7. Always Beginning Again: Reflection and prayers arising from narratives of resurrection and rebirth that show how the journey is never ending.

Julie M. Hulme 2005


“Repent, and believe in the good news.”

The good things of the Kingdom are accessed through repentance and belief (in the good news). Repentance and faith. We have to explain these words before they have any meaning to anyone today. And much depends on how we explain them - and how we offer our explanation. We have all heard calls to repentance which made us want to run very fast in the opposite direction.

a single action in response to hearing the Gospel

feeling a sense of contrition

a process that firstly, connects a person to their past, providing a context for them to reflect on, express and explore what they have been and where they have come from.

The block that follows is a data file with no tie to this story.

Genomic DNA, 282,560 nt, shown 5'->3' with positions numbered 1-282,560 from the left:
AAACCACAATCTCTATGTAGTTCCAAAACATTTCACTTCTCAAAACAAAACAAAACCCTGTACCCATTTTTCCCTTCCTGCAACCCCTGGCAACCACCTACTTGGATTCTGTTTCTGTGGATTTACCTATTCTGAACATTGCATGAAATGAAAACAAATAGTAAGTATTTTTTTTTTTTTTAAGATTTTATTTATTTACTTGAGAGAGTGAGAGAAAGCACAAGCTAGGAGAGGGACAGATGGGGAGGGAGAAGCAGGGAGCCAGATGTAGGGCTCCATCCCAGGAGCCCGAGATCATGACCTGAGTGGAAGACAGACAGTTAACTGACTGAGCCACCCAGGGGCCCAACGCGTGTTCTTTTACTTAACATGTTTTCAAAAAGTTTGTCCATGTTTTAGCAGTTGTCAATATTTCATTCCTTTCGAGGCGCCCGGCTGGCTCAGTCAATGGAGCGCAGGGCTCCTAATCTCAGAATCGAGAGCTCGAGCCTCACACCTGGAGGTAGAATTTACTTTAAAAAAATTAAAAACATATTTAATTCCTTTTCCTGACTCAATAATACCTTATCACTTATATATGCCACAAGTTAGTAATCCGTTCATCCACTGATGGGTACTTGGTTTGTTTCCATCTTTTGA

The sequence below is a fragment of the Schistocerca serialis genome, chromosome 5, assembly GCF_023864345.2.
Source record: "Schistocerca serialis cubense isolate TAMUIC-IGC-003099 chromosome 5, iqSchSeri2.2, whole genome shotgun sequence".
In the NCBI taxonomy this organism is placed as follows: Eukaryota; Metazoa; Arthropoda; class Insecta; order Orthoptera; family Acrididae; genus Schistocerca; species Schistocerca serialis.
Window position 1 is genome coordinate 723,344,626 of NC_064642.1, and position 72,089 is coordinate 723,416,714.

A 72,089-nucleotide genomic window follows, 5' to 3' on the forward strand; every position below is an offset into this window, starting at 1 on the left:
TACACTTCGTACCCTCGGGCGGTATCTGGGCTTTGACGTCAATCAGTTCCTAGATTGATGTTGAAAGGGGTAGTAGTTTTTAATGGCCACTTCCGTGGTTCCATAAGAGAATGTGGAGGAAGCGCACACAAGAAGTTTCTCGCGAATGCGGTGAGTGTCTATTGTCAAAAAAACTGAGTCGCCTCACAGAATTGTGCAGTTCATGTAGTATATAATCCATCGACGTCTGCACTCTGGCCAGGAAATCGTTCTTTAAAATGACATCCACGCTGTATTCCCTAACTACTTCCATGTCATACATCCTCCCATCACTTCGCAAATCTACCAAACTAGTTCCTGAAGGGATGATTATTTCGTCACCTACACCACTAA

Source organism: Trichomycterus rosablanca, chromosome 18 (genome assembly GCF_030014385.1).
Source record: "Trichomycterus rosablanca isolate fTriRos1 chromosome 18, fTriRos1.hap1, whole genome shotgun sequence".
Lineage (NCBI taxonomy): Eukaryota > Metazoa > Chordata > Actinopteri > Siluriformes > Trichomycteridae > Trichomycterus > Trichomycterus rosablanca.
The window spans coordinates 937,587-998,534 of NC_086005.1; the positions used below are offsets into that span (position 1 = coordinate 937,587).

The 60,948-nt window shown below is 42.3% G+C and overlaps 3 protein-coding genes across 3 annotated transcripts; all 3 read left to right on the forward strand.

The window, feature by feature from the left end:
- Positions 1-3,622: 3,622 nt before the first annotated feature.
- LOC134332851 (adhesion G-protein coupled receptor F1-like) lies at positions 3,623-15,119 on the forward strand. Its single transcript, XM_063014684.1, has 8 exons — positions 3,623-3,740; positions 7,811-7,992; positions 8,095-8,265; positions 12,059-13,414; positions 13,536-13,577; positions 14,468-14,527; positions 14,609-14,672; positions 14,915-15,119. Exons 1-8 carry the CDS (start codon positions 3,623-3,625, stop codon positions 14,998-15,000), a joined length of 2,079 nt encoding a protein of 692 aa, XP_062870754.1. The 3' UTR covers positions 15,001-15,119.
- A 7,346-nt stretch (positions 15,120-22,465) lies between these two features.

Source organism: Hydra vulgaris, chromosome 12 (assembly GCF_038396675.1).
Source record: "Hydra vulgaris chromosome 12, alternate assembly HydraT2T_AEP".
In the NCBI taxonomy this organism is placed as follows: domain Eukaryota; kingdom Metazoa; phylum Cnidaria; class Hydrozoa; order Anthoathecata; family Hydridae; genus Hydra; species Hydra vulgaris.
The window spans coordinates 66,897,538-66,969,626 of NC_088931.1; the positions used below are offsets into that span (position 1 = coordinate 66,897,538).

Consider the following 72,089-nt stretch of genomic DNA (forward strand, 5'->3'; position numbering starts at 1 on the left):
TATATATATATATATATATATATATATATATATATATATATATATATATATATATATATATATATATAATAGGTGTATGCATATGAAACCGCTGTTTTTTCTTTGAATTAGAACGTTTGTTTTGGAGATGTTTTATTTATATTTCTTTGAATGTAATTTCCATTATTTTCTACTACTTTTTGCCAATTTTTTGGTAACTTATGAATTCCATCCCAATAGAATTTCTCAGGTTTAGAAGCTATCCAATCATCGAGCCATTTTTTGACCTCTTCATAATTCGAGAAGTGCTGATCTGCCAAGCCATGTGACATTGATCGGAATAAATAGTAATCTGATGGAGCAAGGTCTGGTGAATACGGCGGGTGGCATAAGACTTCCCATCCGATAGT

Within this context, they are affirmed - that they have generally done their best according to the information and insight they had at the time.

Opportunity to acknowledge that even so, fell short of God’s love, and there were times when they said and did things they now regret, now recognise as mistakes, wrong turnings, sins, cruelties.

Leads into an honest awareness of the complexity of who we are here & now - holistic - body, heart, mind, will, spirit - and an honest acknowledgement of who we are and where we are (good and bad, individual & social, based on self-awareness)

Need to express “where we are” in a language which connects us to God.

In the present moment.

What kind of God meets us? faithful, compassionate, gracious. All sorts of reasons why people hesitate to open themselves to God. Shy away from it. Resist it and deny it. Refuse it.

Part of “where we have come from” is “We have come from God, who loves us.” further, “We have come from God, who intends us for abundant life.” All sorts of reasons why people clutch at, do not claim, do not deserve abundance. Shy away from it. Resist it and deny it. Refuse it.